By Martin Hutchinson
Mahmoud Ahmadinejad, president of Iran, announced at an Organization of Petroleum Exporting Countries (OPEC) conference over the weekend that dollar-based oil sales were a bad idea since "they get our oil and give us a worthless piece of paper." Although I'm a patriotic American investor, that immediately causes me to wonder: Suppose he's right: What on earth should I do with my money?
At first glance, Ahmadinejad appears to have a point. Our worthless pieces of paper [more widely known as U.S. dollars], buys a fifth as much of his oil as they did five years ago and there seems no immediate prospect of this trend reversing itself. What's more, our worthless pieces of paper buy less in terms of British pounds Sterling, European euros, Australian dollars, Chinese renminbi (Yuan), Indian rupees and even Canadian loonies than they did five years ago. Only the Japanese yen has remained more or less stable against the dollar, having been held down by the mighty, under-rewarded efforts of our noble and gallant U.S. hedge funds.
If current trends continue as they are, Ahmadinejad may become even "more correct" in the very near future. Every time Wall Street sneezes, U.S. Federal Reserve Chairman Ben S. Bernanke lowers interest rates, to prevent Wall Street bonuses from catching a cold.
Not that much of Bernanke's bounty is going to end up with the shareholders of Wall Street banks. According to a Monday report by Bloomberg News, Wall Street investment houses in aggregate intend to pay themselves bonuses totaling $38 billion, while the losses to shareholders are expected to reach $74 billion.
Now THAT's what I call incentive compensation!
Nevertheless, there's 2008 to think about, and if losses come anywhere near this year's totals, Wall Street should surely be able to persuade Bernanke that gloom, doom and disaster is inevitable with interest rates "so high." In Wall Street's view, the central bank maestro should be able to throttle back the benchmark Federal Funds Rate continually until it reaches minus 3% — so that they can all be handsomely paid for maxing out their platinum and titanium credit cards and staying home.
Needless to say, with anything on this side of that minus-3% Fed Funds Rate, inflation could become a serious matter. If that happens, and Bernanke does not raise interest rates quickly, the dollar's decline will accelerate, as big holders like China and Saudi Arabia "diversify" away from the greenback.
At that point, Wall Street bonuses will become worthless, and Ahmadinejad will have proved himself a better investment banker than Goldman Sachs Group Inc. (GS) .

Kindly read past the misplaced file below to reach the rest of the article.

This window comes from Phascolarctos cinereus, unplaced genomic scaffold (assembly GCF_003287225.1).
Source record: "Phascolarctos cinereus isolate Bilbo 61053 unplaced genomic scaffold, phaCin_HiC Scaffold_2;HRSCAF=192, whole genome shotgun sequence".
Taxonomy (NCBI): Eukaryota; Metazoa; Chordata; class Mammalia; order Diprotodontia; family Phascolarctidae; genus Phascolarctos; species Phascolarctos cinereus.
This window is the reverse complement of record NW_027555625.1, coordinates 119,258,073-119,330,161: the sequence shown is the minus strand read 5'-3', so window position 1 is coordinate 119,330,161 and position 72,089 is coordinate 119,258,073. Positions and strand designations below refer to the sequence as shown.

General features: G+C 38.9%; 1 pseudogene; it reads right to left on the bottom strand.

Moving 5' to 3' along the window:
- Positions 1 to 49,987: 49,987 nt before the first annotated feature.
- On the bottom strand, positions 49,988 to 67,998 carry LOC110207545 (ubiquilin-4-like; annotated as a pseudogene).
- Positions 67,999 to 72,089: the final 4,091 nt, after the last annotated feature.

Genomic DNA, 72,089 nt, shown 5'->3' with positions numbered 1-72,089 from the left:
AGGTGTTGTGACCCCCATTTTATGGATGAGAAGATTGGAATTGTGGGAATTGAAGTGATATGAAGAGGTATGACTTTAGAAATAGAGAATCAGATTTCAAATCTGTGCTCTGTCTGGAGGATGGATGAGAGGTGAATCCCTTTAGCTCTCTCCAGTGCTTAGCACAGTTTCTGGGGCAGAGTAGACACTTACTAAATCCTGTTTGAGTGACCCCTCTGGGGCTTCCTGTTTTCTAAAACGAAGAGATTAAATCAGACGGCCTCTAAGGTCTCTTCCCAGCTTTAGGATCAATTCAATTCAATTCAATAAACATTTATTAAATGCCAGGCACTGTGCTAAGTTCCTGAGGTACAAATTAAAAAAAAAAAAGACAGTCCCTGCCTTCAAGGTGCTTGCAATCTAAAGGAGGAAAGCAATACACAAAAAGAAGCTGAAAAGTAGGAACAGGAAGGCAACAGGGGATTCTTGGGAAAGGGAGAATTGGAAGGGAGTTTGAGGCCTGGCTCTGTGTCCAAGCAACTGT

Presumably, common sense will return at some point – and hopefully that point is at least a bit on this side of Ahmadinejad's predicted dollar collapse. Still, there's no sign of a turnabout currently, and Ahmadinejad and his merry oil-exporting cohorts can help the dollar's slide along by exchanging their dollar reserves for euros, renminbi, or even Argentine pesos whenever they wish. So while our green fistfuls still have at least some semblance of value, and can be exchanged for Zambian kwachas at some unsuspecting bank, what should we do with them?
The obvious thing to do is buy gold. This has the advantage of being controlled primarily by South Africa and Russia, who have not yet deigned to express an opinion on the dollar's inferiority. It is also a time-honored inflation hedge. Besides, if the dollar is destined to go south, the catalyst will not be any defect in the continued high productiveness of the U.S. economy [even the over-inflated Wall Street bits of it], but rather will be the rapidly rising inflation set off by the previously over-easy access to credit and the soaring prices of such key commodities as metals and crude oil. So the StreetTracks Gold Shares (GLD) exchange-traded fund (ETF) is a good place to start.
A second possible hedge against Ahmadinejad being right would be an oil source, but not one controlled by Ahmadinejad and his cronies. Fortunately good old Canada has one in Suncor Energy Inc. (SU), a major producer of oil from the Athabasca tar sands, which hold more oil than the whole of the Middle East. At a forward Price/Earnings ratio of only 15, Suncor is even beginning to look cheap.
There's also Brazil's Petroleo Brasileiro SA, better-known as Petrobras (PBR), with a slightly higher P/E ratio of 18, but with a beautiful light crude offshore oil field containing 5 billion to 8 billion barrels of crude oil, worth at least half of $500-800 billion at an oil price of $100 per barrel. I'm not a great fan of Brazil's government – besides, President Luis Inacio (Lula) da Silva is a Socialist – but at least in his five years in office he has never gratuitously insulted the United States, or its currency, as both Hugo Chavez of Venezuela and Ahmadinejad do repeatedly.
It's nice not to be insulted. So maybe we'll look carefully at Lula's oil company. After reading more about Ahmadinejad, Brazilian Real assets look a pretty solid bet.